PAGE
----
It’s What’s Inside That Counts, Right? Here’s a Resource to Help Us Live That Way

Inside Job
Stephen W. Smith wrote Inside Job for leaders, leaders who find themselves trying to “climb the slippery, treacherous slope of success,” often falling with a crash and landing in a heap below.

Stephen was once among them. When he began life after graduate school, he says, “I developed an addiction to work that was applauded by every organization I worked for in my career. I was hooked—as every addiction hooks a person.” For Stephen, that work included his service on the mission field.

The solution, he writes, is to redefine success and to prioritize the care of one’s soul, what he calls “the work within the work.” Using the “Great Eight Virtues” listed in 2 Peter 1 as his foundation, in Inside Job Stephen presents the need for emotional and spiritual transformation and fleshes out what must be done to bring it about—”a process of learning, adjusting, repenting and starting anew with courageous convictions.”

The work within the work includes finding rhythm (not balance) in life, saying “no” in light of our limitations, recognizing the need for Sabbath rest, and understanding and managing transitions.

For many of us, this will require a nearly 180-degree turnaround, as we currently function as if the outside work is of ultimate importance. Get that right and the inside will naturally follow. Things in the soul not going well? Work harder for ministry success and everything else will fall into place.

Of course, Stephen knows that missionaries are among the leaders needing inner work. He and his wife, Gwen (an adult TCK for whom Ethiopia was for a time home), previously served as church planters in Europe, and Stephen has pastored a church in the Netherlands. When I asked Stephen about the dangers to the missionary soul, he said that they “are as huge as to anyone else: ego, not knowing how to do conflict—the number-one reason missionaries come home—and past unresolved issues in life that keep trapping and tripping missionaries.”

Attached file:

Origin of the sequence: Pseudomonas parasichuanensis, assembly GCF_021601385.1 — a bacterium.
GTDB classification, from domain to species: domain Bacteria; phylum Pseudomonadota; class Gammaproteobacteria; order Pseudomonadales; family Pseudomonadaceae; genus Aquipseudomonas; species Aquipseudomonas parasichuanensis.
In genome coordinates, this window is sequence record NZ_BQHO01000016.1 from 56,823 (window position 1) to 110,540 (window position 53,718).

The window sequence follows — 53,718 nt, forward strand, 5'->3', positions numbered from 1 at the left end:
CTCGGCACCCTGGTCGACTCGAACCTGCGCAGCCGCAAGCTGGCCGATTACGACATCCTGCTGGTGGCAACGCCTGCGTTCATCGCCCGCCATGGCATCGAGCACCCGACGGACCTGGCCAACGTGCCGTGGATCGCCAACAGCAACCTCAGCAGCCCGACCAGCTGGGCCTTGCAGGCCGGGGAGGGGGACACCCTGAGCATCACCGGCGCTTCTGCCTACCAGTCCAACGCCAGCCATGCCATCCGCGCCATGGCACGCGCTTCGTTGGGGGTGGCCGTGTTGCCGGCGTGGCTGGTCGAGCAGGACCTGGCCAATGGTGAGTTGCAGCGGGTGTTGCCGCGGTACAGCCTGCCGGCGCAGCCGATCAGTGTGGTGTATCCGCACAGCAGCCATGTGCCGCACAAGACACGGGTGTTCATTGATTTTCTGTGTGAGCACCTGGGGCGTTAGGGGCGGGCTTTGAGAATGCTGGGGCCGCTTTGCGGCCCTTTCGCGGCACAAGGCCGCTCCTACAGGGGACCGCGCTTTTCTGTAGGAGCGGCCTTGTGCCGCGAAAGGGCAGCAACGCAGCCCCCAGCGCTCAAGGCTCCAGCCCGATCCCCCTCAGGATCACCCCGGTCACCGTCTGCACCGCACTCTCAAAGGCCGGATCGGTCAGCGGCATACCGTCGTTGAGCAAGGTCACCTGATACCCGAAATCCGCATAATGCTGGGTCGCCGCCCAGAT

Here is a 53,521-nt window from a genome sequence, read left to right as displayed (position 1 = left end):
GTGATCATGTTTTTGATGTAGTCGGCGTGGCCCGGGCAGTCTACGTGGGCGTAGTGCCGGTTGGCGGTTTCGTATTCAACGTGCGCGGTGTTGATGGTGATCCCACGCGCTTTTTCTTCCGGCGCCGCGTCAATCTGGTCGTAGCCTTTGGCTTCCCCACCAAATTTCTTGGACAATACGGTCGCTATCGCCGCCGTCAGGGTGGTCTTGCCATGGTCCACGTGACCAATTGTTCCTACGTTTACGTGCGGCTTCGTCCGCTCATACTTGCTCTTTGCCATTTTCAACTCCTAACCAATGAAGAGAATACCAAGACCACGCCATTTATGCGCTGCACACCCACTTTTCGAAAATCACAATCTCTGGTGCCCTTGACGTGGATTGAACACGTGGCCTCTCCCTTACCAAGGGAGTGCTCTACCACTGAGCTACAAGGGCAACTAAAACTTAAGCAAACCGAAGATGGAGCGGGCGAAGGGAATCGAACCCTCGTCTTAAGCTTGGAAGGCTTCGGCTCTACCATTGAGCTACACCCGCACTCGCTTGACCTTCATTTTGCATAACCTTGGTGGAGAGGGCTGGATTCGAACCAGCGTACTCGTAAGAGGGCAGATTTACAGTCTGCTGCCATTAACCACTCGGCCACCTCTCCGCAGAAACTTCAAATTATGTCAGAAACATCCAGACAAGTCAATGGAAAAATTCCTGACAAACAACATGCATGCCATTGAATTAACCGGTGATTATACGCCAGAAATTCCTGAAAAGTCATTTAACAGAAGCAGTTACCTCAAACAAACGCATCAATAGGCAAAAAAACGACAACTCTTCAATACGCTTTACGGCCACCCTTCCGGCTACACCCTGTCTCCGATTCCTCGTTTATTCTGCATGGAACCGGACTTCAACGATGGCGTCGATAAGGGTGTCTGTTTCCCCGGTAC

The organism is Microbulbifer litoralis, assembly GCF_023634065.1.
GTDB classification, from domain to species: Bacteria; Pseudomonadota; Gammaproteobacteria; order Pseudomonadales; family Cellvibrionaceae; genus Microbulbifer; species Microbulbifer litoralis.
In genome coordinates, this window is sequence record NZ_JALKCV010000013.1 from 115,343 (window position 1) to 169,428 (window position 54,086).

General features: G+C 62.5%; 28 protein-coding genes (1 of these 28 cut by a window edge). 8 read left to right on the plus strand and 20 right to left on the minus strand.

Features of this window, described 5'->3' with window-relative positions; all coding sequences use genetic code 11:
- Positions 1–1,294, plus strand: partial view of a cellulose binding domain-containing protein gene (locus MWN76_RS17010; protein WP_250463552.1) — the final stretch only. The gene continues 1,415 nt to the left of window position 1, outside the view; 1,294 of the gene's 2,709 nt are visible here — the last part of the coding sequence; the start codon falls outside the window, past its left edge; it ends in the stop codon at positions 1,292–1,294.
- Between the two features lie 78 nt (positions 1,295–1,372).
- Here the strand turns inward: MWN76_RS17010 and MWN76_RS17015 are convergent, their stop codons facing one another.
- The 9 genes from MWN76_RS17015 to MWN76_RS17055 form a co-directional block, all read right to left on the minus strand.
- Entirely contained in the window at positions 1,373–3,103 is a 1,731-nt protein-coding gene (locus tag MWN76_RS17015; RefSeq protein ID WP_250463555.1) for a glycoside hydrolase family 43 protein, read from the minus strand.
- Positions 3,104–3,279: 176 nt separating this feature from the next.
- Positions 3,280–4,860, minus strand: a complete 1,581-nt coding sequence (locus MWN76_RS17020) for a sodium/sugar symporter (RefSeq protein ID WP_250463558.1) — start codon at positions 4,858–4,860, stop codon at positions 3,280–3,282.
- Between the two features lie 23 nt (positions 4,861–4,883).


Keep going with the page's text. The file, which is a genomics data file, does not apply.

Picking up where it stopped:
Stephen writes about a cross-cultural worker who came to him. He had been serving for many years and was suffering from compassion fatigue. “I’m here but I feel like I’m in a coma,” he said. “I’m numb. I fee indifferent to everyone and everything—including God. I don’t even want to care anymore. I don’t have care in me. It’s gone!”

In his role as cofounder (along with Gwen) and president of Potter’s Inn, a ministry dedicated to spiritual formation and soul care, Stephen ministered to this man. Under Stephen’s guidance, the cross-cultural leader allowed “time, a place apart and solitude to do what no other power on earth can do.” Stephen calls this slow process a “trickle charge.” He talks more about trickle charging when he takes up the subject of a rhythm of rest, urging leaders to create times for resting on a weekly, monthly, yearly, and sabbatical time frame.

When it comes to transitions, Stephen understands that they take time, as well. My family and I met Stephen and Gwen a few weeks after we had returned to the States following 10 years living overseas. One of the points they stressed to us in our debriefing was the need to understand that adjusting to our new lives and surroundings could not be rushed.

In his book, Stephen mentions missionaries as an example of people who must navigate a myriad of transitions—between homes, houses, cultures, languages, jobs, schools, friends, and the list goes on. All of this too often happens, he writes, without needed help:

Rare is the church or sending organization that helps a missionary family in transition. Expectations are established that the work is what counts. This has led to devastating statistics in mission organizations forced to look at their retention rates for missionaries who simply are not prepared for the long, hard and challenging transition to life in a new culture, or the transition that takes place when the missionary comes back home. Few missionaries are allowed to process what happened inside them as they did their outside work. Churches and agencies are eager to hear reports of growth, but what about the internal chaos happening in the life of the one who was sent?

Understanding the reality of this chaos was another theme that the Smith’s presented to us. This chaos in the missionary soul often happens as missionaries take great pains to look on the outside as if all is well.

Dealing with that chaos and the other inner challenges of the missionary life takes work, work by the missionary, by the church, by the sending agency, by member-care workers, by family members, and by friends. It’s the inside work that makes the outside work possible. It’s the inside work that allows us to step away from the “treacherous slope of success.” It’s the inside work that can help us after we’ve fallen, to get up and walk a better path.

(Stephen W. Smith, Inside Job: Doing the Work within the Work, IVP, 2015)

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Craig Thompson

Craig and his wife, Karen, along with their five children, served as missionaries in Taipei, Taiwan, for ten years before returning to southwest Missouri. His experiences, as well as conversations with other cross-cultural workers, have made him more and more interested in member care and the process of transitioning between cultures. Craig blogs at

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